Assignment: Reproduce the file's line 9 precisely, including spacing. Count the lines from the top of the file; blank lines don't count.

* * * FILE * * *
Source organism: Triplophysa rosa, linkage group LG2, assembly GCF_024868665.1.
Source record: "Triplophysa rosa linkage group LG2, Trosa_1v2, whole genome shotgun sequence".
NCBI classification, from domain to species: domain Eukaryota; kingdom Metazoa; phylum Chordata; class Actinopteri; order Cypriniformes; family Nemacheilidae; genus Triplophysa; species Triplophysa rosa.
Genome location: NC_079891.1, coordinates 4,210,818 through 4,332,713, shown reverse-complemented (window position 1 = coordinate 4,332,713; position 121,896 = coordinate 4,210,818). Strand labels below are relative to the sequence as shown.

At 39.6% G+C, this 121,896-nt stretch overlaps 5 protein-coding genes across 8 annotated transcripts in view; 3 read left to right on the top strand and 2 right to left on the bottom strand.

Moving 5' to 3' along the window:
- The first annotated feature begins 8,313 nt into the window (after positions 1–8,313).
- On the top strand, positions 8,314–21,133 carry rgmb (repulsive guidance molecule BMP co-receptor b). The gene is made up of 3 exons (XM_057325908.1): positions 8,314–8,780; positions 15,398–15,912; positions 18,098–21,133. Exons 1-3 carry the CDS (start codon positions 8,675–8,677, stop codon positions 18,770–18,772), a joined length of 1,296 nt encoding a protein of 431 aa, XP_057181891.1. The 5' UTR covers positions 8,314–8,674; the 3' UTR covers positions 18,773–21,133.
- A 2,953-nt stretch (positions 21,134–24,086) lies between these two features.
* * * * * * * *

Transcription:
- A 2,953-nt stretch (positions 21,134–24,086) lies between these two features.